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Antibiotic selection and resistance issues with fluoroquinolones and doxycycline against bioterrorism agents.

Pharmacotherapy 2006 January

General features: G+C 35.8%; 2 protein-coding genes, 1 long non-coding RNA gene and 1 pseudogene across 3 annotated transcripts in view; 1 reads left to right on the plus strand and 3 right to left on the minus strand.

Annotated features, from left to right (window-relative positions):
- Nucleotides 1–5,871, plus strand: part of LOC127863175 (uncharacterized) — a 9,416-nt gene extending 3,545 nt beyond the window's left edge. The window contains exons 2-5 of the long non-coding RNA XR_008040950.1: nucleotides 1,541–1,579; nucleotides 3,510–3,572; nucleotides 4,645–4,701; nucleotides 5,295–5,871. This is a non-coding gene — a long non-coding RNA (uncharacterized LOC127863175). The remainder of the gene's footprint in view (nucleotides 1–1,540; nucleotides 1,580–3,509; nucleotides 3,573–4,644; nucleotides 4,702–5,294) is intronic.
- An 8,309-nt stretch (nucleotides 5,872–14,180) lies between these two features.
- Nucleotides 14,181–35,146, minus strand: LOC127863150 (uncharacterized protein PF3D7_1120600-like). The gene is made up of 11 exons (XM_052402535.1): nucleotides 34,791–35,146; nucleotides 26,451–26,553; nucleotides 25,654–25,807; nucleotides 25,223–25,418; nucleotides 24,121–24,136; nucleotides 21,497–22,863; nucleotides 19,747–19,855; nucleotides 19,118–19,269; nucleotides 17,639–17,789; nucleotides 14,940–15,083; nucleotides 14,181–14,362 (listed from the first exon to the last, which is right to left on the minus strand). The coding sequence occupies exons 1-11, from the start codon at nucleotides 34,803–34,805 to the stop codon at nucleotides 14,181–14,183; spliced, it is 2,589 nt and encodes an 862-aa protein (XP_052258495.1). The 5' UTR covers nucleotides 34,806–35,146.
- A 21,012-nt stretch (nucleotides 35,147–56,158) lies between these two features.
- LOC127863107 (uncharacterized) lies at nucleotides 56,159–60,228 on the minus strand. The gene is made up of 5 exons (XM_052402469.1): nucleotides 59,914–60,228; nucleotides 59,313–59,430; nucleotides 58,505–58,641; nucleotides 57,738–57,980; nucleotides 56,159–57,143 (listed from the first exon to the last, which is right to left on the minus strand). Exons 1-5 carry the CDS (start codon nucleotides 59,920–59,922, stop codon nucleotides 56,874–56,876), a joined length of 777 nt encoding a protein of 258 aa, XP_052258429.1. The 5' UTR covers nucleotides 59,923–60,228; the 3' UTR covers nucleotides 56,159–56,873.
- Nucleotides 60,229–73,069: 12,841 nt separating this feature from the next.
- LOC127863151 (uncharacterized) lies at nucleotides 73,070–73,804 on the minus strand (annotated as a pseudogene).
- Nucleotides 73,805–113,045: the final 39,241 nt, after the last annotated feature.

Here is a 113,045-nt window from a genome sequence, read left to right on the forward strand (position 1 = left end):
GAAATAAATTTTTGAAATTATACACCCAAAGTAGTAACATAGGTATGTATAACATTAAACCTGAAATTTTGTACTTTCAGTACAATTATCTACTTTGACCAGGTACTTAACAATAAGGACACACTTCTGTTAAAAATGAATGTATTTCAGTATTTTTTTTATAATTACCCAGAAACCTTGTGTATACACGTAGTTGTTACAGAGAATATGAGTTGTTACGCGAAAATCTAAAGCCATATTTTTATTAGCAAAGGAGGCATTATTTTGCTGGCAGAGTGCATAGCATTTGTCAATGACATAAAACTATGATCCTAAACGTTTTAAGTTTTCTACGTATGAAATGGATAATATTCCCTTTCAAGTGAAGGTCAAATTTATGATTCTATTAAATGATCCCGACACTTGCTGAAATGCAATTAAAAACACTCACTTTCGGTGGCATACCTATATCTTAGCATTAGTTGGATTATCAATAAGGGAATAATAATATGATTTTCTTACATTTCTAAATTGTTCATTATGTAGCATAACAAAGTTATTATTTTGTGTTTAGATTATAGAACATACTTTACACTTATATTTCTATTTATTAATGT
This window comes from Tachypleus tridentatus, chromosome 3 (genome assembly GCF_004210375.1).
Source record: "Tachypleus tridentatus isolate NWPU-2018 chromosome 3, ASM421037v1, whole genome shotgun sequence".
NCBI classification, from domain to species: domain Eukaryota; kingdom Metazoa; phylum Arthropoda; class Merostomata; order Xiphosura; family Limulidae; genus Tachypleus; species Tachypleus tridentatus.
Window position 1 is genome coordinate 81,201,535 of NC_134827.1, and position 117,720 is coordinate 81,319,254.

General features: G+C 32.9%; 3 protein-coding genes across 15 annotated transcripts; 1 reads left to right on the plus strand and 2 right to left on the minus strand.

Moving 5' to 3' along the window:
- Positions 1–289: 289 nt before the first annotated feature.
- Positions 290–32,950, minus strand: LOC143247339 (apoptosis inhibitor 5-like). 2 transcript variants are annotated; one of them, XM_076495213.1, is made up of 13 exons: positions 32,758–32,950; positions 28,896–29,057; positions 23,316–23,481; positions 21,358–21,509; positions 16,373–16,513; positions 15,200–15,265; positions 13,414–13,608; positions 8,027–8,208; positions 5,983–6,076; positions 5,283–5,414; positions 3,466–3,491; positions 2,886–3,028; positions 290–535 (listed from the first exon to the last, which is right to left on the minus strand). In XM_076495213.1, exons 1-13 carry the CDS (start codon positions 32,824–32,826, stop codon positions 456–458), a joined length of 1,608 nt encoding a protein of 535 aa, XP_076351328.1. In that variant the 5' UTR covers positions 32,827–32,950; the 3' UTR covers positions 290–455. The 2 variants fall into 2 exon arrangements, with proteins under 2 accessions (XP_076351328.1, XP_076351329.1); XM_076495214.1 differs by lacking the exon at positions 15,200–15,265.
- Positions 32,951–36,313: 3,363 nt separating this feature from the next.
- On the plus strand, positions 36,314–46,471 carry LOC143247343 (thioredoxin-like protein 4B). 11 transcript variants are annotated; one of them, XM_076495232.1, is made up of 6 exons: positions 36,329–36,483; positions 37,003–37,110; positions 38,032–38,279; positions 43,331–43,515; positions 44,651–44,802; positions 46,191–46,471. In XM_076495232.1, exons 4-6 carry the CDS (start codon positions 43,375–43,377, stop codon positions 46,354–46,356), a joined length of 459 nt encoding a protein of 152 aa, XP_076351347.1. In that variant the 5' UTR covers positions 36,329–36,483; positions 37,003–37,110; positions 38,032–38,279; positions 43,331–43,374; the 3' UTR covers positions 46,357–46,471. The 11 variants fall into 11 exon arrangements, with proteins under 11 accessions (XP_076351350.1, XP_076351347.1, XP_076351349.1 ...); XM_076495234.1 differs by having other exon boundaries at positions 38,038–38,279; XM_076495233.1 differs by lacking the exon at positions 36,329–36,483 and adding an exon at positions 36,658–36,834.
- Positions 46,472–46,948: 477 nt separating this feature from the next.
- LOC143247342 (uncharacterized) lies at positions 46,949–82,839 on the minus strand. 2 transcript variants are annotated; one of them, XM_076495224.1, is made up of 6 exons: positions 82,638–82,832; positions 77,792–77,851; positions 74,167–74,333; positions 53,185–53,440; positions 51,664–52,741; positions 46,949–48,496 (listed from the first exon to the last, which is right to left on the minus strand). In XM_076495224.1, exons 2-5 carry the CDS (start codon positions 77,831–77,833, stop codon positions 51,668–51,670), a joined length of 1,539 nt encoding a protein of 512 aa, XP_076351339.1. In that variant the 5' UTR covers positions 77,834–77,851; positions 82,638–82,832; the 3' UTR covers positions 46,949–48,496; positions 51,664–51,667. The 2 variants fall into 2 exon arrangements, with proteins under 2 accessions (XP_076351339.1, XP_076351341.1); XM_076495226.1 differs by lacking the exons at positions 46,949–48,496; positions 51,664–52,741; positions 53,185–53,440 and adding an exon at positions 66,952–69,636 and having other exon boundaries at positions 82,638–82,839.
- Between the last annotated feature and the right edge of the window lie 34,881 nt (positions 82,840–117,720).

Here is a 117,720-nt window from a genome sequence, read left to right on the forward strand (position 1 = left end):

Bacillus anthracis (anthrax), Yersinia pestis (plague), Francisella tularensis (tularemia), Coxiella burnetti (Q fever), and Brucella sp (brucellosis) are all potential bioterrorism agents. Their known virulence, potential lethality, and ability to develop resistance to known antibiotic treatments make these pathogens particularly dangerous. We reviewed the scientific literature by searching MEDLINE databases and published abstracts from the Interscience Conference on Antimicrobial Agents and Chemotherapy and the Infectious Diseases Society of America from 1989-2005 for studies of each of these biologic agents with the specific aim of examining whether doxycycline or a fluoroquinolone should be stockpiled for mass-scale postexposure prophylaxis. An evidence-based approach was used to determine whether doxycycline or fluoroquinolones were efficacious (both in vitro and in vivo) against these biologic agents and to examine these drugs' respective susceptibility patterns and differences in cost, based on available data. Little published data are available on these pathogens, and much of the data are from studies that used older strains obtained from patient or animal sources in outbreaks decades ago. Doxycycline appears to show comparable minimum inhibitory concentrations to those of the fluoroquinolone class in most clinical and in vitro studies, perhaps with the exception of inhalation plague. Studies also suggest that development of antibiotic resistance is less likely to occur with doxycycline. Doxycycline is several-fold less expensive than most fluoroquinolones and appears to have similar efficacy in most scenarios based on clinical case studies and established Clinical and Laboratory Standards Institute (formerly known as the National Committee for Clinical Laboratory Standards) breakpoints for staphylococci. Therefore, doxycycline should be considered as a first-line antibiotic in the management of bioterrorism agents.

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